Thursday, June 02, 2005

Lost in the Blogosphere

30,000 children die every day from poverty-related issues in Africa. If this were happening on any other continent, it would be the most debated subject on the internet. The topic spans all the favorite talking points, politics, religion, money. Yet the issue's most attention-grabbing event in twenty years hits the airwaves, Live 8 - The Long Walk to Justice, and NOTHING makes its way into the "citizen press". Atrios, Kos, TPM, even the General have all ignored the major announcement of a worldwide event aimed at bringing attention to the upcoming G8 Summit and the ability of 8 men to change the destiny of millions. The MSM covered it because celebrities are involved, but the blogosphere has given it a pass.

I am so disturbed by this lack of coverage, I could scream, but maybe I shouldn't be surprised. The blogosphere is similar to the rest of the world, where a few major players decide what games are to be played, what the rules should be. Africa remains a forgotten subject, while children in the thousands continue to die from hunger and disease.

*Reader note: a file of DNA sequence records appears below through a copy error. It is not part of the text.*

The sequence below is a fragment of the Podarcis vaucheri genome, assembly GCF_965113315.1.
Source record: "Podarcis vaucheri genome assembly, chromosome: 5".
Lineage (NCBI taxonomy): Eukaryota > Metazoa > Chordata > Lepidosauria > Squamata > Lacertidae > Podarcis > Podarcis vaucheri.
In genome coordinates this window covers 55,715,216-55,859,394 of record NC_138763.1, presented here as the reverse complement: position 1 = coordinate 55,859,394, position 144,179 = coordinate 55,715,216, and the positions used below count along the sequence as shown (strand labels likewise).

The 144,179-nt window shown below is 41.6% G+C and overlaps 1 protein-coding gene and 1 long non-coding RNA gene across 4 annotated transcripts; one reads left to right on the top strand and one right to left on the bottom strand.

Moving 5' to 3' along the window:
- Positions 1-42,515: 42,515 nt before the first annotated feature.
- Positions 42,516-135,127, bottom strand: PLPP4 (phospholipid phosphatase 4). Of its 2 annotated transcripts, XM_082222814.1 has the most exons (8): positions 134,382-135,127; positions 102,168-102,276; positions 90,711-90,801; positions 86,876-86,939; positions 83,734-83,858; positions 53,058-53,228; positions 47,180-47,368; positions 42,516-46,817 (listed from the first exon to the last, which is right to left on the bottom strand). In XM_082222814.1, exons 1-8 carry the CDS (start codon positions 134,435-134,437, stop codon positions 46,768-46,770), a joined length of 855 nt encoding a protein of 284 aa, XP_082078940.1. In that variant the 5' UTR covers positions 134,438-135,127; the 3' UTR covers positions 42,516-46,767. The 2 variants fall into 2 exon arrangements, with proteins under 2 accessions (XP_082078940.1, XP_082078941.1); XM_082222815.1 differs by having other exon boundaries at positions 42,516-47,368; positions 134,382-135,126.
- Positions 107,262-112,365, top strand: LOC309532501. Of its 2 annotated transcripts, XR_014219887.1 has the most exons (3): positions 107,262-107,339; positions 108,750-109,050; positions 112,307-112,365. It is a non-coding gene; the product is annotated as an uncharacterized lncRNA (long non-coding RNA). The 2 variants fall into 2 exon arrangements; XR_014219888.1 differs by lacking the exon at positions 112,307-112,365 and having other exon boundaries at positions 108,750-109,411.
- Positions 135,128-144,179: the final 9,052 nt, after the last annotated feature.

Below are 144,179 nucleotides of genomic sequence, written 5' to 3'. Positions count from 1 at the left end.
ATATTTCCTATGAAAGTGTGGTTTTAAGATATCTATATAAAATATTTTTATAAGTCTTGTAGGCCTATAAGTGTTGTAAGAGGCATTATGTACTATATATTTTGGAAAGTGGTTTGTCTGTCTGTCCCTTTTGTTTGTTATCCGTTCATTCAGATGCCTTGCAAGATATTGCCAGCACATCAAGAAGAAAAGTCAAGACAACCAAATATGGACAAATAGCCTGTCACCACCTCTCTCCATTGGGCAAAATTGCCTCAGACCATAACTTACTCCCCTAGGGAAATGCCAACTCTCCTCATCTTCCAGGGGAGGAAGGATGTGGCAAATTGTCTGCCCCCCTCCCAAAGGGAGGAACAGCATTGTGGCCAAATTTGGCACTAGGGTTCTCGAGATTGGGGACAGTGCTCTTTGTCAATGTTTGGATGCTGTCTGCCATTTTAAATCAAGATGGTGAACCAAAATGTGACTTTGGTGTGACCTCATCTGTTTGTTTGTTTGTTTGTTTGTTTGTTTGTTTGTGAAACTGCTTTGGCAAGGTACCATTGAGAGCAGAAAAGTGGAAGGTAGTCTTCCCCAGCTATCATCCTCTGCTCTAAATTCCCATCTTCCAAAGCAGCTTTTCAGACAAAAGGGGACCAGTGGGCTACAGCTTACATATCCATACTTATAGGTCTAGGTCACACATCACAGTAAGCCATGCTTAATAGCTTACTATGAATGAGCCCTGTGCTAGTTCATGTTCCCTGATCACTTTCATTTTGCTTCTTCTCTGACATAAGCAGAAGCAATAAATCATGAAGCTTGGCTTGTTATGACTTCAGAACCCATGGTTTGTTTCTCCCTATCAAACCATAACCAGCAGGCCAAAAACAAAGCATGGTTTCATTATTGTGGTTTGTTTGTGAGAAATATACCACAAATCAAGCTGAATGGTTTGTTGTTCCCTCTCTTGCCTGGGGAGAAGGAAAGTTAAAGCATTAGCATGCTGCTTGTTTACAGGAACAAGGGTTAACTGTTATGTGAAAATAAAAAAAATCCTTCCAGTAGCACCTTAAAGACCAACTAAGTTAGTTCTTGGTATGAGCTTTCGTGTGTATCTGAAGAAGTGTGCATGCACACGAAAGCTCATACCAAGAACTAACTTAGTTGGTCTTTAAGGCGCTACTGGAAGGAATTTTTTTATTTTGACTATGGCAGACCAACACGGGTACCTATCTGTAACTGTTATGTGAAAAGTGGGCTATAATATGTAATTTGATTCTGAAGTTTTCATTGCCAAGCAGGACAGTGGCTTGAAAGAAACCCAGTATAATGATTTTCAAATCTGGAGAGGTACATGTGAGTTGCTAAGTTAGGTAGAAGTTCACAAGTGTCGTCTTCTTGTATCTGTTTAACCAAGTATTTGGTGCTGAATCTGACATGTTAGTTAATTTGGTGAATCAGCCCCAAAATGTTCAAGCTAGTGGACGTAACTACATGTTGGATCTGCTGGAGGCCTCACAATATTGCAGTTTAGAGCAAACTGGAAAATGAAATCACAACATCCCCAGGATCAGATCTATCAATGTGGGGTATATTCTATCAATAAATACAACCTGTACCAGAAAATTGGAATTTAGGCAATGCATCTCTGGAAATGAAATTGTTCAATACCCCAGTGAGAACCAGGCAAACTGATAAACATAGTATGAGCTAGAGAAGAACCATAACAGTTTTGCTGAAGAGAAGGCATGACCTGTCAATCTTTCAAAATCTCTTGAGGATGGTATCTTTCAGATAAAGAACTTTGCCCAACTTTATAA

What can we do to make a difference? Here are three suggestions:

1.) When you cruise the blogosphere over the next day, week, month, advertise! Post on your own blog, make comments on others, get people talking, even the wingnuts. Remember, all publicity is good, so long as they spell the name right.

2.) Visit the Live 8, the One Campaign and Make Poverty History sites. Read up on the subject, decide for yourself that the issue is important.

3.) Do what you can to make poverty history, both in Africa and around the world. There are children in America who go hungry and without healthcare, who need and deserve our help. Be pro-active, get involved, help get the message to the world's leaders and vote.


Wednesday, June 01, 2005

A Hemorrhage of Jihadists

Under a headline of "Terror strategy under review" Susan Glasser of the Washington Post explained recently that the Bush administration is revising their efforts to battle world terrorism. This is my favorite paragraph: